Financialization in the Backyard: Shrinkage, Welfare State Restructuring and New Housing Investments

Tuesday, July 15, 2014: 8:45 AM
Room: 303
Oral Presentation
Laura COLINI , Leibniz Inst Regional Development, Erkner, Germany
Matthias BERNT , Regeneration of Cities, Leibniz Institute for Regional Development, Erkner, Germany
Daniel FOERSTE , Leibniz Institute for Regional Development, Erkner, Germany
The paper discusses the interplay of local  planning policies, welfare restructuring and global financial markets in the “making” of social segregation.  It builds on an empirical study in Halle-Neustadt, a shrinking New Town in East-Germany and uses a mix of survey data, interviews and document analysis and as well as fieldwork.

In Halle-Neustadt, the paper argues, different developments come together:  First, Neustadt has experienced dramatic population losses, which stimulated large scale demolition programmes as well as planning policies which aim to transform parts of the neighbourhood to a green space. Second, Neustadt has experienced two waves of privatisation in the last two decades, leading to a complete change of ownership structures. Thereby, municipal and cooperative owners have been largely displaced by national and international financial investors which hold their stock as an asset and aim on short-term gains, rather than long-term development. Third, welfare cuts have put more pressure on welfare-recipients to accommodate in cheapest housing available on the local market which led to a “business-model” profiting on low, but state-subsidized, rents in peripheral estates.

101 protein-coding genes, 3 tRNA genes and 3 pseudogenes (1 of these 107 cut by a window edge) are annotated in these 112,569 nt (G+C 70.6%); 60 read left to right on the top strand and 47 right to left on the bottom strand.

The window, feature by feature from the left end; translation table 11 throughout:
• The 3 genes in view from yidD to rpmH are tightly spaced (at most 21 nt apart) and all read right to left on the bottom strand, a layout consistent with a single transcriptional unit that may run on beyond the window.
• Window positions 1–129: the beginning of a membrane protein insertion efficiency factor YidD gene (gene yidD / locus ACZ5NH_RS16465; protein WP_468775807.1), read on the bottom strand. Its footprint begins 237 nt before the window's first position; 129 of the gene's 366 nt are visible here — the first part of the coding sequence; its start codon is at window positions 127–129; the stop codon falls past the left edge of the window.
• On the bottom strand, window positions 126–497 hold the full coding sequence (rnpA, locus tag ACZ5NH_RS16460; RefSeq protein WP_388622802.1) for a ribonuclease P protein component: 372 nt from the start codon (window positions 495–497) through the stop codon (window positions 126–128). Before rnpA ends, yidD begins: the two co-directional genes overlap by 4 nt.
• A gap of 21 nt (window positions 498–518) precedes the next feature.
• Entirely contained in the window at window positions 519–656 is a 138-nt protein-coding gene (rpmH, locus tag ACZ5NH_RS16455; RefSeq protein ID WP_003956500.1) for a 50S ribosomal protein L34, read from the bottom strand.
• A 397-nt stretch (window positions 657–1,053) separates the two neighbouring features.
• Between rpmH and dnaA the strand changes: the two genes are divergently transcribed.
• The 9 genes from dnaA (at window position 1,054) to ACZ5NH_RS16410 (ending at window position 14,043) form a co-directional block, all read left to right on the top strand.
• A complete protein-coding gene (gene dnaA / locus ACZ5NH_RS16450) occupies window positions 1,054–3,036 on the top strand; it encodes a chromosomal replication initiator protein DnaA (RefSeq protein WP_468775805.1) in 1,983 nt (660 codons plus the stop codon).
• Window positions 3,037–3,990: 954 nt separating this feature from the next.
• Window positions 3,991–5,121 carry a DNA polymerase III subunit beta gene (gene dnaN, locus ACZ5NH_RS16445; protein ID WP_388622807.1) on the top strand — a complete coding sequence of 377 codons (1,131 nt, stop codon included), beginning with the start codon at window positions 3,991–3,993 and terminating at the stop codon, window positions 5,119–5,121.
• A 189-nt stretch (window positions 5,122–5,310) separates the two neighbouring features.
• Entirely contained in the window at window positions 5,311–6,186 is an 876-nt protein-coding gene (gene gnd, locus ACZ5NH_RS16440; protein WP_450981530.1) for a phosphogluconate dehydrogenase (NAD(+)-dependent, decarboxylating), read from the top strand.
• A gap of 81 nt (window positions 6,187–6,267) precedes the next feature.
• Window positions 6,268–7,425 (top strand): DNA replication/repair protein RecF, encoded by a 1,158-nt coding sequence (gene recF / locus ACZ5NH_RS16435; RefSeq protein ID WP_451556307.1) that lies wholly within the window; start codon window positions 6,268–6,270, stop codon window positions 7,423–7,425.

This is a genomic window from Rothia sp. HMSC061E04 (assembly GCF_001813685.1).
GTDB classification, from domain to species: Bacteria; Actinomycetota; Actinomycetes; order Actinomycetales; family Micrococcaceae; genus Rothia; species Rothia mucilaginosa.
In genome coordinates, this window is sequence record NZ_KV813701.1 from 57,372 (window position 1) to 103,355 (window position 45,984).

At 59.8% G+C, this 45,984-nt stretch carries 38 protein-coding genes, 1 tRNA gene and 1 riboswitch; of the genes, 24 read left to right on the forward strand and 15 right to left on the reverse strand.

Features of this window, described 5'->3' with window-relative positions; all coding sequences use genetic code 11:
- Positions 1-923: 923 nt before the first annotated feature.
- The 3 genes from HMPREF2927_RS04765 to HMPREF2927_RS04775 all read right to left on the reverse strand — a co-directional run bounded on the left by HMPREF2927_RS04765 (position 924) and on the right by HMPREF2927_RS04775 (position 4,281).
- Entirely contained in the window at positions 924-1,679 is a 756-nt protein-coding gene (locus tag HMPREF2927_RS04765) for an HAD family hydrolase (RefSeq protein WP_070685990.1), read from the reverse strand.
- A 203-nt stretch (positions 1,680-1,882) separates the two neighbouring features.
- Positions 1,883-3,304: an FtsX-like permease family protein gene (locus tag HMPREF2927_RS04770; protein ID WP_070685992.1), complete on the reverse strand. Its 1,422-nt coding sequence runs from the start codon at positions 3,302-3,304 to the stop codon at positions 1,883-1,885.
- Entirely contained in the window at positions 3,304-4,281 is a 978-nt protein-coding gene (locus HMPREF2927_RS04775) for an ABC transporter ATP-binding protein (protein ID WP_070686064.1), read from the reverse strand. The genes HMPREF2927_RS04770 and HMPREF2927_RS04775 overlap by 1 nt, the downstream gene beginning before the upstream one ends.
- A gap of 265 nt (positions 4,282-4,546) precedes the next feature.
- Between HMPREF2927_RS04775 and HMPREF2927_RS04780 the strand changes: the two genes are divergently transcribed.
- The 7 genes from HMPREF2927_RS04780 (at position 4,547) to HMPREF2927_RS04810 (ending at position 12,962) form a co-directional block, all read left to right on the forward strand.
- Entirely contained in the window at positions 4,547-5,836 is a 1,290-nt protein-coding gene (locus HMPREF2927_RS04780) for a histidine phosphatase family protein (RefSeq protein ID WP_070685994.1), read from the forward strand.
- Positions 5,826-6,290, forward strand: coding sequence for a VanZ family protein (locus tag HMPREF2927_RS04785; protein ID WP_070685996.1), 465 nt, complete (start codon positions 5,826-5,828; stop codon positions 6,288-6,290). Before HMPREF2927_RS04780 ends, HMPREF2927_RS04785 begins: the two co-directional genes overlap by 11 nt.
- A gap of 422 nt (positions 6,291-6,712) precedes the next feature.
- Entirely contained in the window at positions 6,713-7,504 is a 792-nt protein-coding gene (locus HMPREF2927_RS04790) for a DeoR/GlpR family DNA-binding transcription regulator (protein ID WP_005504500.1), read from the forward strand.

The paper discusses how these developments work together to produce new concentrations of poverty households in a prototypical shrinking city. With this, we expand on the already fairly developed debate on the financialization of urban development and provide new insights on (a) financialization in shrinking, low-demand markets, and (b) the relation between planning, state-restructuring and financialization in a German context. We demonstrate that the political economy of housing follows different dynamics here which are owed to both the weak-market situation and the path-specific restructuring of the German planning and welfare system. We conclude that research should put the state more into the centre of explanations and take different paths of state restructuring as well as different socio-economic contexts more serious.